The lives of two American heroes ended quietly last week—two Americans who believed deeply in the Constitution, its meaning, and its promise. Despite living lives facing the ugliest aspects of our nation’s actions, both stood by their beliefs that America could do better and that the Constitution required it.
Months after Japanese war planes bombed Pearl Harbor, President Franklin D. Roosevelt signed Executive Order 9066, which authorized the U.S. Secretary of War and Commanders of the Armed Forces to declare swaths of the United States “military areas” from which “any or all persons may be excluded.”
Proponents cited national security concerns and the need to root out suspected spies and those plotting to attack the United States. The language of the order was carefully crafted to evade legal challenges and did not name specific racial groups, ethnicities, or religions. Regardless, its purpose was to pave the way for the targeted relocation and interment of the entire Japanese American community along the West Coast. In time, over 110,000 Japanese Americans would be forced into internment camps in Arizona, Montana, and Utah.
This series of events progressed to the drumbeat of war in a climate of intense fear and distrust of immigrants and anyone who did not pass muster as “American” or patriotic. Gordon Hirabayashi’s decision to defy the Executive Order and refuse to relocate was heroic. It was also lonely. Defying the relocation order meant separation from his family and community. The nation at large was at best unsympathetic to his plight and for the most part supportive of measures in the name of national security. Hirabayashi’s act of resistance was guided by an astounding faith in Constitutional principles and the ability of the courts to balance the scales of justice to protect unpopular minorities.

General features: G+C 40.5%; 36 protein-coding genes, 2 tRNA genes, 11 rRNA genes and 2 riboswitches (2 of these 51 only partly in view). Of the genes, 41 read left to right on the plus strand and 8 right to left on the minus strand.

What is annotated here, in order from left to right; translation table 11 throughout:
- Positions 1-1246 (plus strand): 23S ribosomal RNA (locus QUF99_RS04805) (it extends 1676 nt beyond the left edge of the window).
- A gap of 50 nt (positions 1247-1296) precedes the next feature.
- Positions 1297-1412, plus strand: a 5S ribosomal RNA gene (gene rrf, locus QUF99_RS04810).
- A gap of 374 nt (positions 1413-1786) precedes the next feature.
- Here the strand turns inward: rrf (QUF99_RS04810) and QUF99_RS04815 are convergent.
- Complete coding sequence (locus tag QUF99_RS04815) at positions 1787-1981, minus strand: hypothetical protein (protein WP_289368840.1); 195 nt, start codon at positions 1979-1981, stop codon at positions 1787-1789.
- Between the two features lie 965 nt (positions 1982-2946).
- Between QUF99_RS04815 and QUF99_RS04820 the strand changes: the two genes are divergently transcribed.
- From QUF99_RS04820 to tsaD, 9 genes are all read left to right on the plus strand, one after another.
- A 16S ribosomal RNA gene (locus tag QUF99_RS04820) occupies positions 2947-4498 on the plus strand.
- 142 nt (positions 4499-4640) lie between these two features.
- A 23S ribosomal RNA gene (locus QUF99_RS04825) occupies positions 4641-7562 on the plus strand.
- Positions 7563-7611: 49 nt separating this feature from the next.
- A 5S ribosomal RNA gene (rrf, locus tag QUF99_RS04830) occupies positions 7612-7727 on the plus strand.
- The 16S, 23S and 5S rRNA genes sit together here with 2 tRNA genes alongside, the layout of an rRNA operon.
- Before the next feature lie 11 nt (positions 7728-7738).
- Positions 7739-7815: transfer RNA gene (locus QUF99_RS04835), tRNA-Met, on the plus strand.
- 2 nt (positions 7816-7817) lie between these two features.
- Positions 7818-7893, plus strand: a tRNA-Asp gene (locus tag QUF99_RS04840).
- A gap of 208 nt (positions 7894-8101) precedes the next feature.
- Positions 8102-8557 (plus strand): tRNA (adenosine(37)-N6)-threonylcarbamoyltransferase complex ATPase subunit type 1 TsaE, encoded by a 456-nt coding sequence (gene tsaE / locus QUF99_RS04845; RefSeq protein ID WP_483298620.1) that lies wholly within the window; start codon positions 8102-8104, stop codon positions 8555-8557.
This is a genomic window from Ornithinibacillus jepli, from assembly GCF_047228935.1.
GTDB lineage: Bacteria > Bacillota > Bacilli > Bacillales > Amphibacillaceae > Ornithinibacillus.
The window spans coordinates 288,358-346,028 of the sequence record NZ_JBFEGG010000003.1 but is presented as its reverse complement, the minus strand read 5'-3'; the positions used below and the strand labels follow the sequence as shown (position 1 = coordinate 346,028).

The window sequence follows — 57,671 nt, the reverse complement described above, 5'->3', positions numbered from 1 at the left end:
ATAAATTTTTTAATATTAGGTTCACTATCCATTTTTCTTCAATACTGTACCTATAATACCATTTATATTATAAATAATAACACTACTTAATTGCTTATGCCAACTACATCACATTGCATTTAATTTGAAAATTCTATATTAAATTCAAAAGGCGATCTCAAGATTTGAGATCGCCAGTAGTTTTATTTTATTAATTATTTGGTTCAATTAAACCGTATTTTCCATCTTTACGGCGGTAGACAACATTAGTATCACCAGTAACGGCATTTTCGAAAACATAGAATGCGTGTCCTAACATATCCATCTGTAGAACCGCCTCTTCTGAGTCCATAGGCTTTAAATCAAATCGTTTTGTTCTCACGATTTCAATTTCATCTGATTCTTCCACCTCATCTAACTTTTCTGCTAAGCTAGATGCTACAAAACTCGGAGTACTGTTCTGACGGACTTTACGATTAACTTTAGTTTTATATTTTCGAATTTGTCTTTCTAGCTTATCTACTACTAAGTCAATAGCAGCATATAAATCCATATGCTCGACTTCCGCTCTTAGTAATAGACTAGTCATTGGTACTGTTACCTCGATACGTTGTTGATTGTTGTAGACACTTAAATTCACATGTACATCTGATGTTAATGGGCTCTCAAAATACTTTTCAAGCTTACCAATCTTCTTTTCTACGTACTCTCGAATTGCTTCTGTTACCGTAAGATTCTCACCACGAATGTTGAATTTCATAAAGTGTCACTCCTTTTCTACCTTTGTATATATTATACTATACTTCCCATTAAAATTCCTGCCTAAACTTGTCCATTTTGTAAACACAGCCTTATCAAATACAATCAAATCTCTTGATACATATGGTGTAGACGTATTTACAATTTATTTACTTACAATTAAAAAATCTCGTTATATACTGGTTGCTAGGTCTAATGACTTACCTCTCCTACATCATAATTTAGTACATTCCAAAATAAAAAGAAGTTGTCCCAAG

Forty years passed before Hirabayashi’s faith was affirmed. In the span of those 40 years, a civil rights movement burgeoned and Hirabayashi’s struggle became less lonely and came to be embraced as a fundamental civil rights cause. Organizations such as the Japanese American Citizens League and the Asian Law Caucus led a successful campaign to obtain redress for internment survivors. Eventually in Hirabayashi v. United States, a federal judge found the government had withheld information from the U.S. Supreme Court that may have challenged the legal basis for the internment of Japanese Americans.
Hirabayashi’s struggle—his resistance and long awaited vindication—is often celebrated as evidence of the beauty of American democracy and its judicial system. But to view his story as a closed chapter in American history is to do his legacy a disservice. Hirabayashi understood the plight of interned Japanese Americans as one parallel to current use of executive war powers directed at Arab, Muslim, and South Asian communities. In the current calls for heightened detention powers, curtailing of civil liberties and surveillance of “suspect” communities, Hirabayashi heard the echoes of Executive Order 9066. We should honor his legacy by heeding his words: “As fine a document as the Constitution is, it is nothing but a scrap of paper if citizens are not willing to defend it."